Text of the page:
Martin Pring has performed extensive pattern and indicator analysis over the years, but his market outlook is driven by a long-term economic model that provides the foundation for applying technical tools. Roughly 10 years into his career in the financial markets, analyst and author Martin Pring found himself on the correct side of a couple of historic market moves — the precious metals bull market that peaked in early 1980 and the bond bear market that bottomed in 1981.
Martin Pring has performed extensive pattern and indicator analysis over the years, but his market outlook is driven by a long-term economic model that provides the foundation for applying technical tools.
Roughly 10 years into his career in the financial markets, analyst and author Martin Pring found himself on the correct side of a couple of historic market moves — the precious metals bull market that peaked in early 1980 and the bond bear market that bottomed in 1981.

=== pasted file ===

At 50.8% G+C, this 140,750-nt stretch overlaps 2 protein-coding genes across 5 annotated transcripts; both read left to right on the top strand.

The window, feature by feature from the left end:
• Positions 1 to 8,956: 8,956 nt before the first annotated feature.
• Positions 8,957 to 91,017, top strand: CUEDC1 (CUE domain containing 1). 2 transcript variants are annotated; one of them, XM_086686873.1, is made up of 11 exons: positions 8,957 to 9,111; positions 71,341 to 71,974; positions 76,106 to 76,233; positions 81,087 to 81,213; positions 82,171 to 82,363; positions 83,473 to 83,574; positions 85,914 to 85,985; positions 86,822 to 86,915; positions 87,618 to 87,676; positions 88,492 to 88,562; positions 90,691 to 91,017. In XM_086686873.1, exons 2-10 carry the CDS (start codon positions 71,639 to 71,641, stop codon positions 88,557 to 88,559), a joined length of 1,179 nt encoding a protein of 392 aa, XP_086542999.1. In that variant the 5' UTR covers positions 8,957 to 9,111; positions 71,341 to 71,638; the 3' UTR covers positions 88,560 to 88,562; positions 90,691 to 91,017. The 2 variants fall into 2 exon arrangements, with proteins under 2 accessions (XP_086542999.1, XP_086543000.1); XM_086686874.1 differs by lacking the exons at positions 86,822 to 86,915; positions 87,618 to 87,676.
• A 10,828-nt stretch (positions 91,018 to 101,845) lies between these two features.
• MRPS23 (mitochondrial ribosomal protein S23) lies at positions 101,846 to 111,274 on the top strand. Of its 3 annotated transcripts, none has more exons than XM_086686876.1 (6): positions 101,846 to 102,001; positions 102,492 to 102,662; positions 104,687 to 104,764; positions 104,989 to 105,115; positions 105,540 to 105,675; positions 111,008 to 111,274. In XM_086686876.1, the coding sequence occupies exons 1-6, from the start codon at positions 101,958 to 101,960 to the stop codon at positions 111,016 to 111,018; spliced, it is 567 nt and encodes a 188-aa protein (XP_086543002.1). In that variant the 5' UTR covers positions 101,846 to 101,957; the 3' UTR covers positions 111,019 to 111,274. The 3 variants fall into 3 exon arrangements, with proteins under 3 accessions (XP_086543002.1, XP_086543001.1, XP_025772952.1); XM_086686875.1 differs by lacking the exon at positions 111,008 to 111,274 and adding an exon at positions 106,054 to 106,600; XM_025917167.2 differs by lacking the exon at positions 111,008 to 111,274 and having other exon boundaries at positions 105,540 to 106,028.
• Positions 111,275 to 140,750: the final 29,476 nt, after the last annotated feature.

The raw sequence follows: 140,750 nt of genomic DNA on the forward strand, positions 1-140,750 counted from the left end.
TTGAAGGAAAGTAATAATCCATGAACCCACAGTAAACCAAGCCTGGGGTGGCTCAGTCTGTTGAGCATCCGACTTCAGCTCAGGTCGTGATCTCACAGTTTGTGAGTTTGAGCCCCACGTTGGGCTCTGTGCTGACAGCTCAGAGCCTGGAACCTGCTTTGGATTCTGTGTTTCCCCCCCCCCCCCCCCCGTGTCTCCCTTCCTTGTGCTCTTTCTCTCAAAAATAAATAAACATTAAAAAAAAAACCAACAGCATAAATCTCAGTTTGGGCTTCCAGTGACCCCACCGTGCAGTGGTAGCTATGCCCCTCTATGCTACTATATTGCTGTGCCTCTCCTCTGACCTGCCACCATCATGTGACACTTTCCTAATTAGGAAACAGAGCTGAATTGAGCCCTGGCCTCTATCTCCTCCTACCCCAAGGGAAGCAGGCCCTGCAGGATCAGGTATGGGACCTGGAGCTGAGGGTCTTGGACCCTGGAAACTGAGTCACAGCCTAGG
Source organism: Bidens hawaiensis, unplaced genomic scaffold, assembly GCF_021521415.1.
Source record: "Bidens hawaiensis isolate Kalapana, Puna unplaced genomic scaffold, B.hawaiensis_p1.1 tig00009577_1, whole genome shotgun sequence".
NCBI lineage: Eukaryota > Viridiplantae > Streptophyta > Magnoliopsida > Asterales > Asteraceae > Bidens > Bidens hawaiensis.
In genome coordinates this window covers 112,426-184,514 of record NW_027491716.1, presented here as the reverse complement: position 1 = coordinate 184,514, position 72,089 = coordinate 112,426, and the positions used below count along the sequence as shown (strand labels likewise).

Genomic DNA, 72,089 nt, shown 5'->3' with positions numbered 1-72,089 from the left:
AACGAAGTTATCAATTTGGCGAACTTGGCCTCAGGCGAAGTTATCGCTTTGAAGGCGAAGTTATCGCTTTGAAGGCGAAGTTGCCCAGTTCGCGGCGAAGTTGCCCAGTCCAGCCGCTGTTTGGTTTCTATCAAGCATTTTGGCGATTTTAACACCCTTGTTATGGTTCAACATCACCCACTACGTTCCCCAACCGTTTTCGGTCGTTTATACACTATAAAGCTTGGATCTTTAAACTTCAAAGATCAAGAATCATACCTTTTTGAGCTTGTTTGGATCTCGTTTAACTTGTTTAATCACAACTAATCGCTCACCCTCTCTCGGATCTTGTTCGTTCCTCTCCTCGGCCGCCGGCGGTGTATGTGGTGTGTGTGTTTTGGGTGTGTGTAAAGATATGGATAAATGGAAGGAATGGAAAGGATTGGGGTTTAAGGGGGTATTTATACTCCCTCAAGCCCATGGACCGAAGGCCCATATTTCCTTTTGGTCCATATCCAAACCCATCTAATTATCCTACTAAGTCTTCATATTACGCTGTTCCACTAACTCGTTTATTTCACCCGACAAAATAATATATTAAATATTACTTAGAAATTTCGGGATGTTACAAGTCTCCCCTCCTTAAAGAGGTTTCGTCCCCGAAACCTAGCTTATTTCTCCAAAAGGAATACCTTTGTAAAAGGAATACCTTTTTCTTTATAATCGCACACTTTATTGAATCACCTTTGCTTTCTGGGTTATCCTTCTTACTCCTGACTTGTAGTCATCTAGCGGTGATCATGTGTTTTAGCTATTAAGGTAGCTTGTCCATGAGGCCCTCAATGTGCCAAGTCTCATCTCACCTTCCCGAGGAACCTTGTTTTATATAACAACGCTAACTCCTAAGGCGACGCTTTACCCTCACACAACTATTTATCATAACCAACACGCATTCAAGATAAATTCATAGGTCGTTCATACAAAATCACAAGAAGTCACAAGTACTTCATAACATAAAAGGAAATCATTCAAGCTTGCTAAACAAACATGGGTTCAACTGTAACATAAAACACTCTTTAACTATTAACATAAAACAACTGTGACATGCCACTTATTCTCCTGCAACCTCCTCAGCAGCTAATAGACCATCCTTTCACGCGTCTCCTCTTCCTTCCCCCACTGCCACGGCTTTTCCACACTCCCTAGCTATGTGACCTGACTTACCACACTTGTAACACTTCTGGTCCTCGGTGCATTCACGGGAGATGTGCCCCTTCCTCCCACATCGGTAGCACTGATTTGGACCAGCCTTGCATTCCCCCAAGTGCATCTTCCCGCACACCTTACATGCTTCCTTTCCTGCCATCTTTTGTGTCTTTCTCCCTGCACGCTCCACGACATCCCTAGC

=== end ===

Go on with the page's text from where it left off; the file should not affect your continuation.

“We did very, very well, being long gold and silver and short bonds,” he says.
He took away a very valuable lesson from the experience, although not necessarily the one you’d expect.
“In retrospect, it wasn’t skill, it was just pure luck,” he says. “After a few more years of trading you begin to realize you weren’t the genius you thought you were. It was the lucky side of the coin.”
Pring has continued to refine his market models and research in the nearly 25 years since that windfall, augmenting a fundamental understanding of the market environment with technical strategies to help exploit it. For the past 13 years he has been a partner of Pring Turner Capital Group, a registered investment advisor.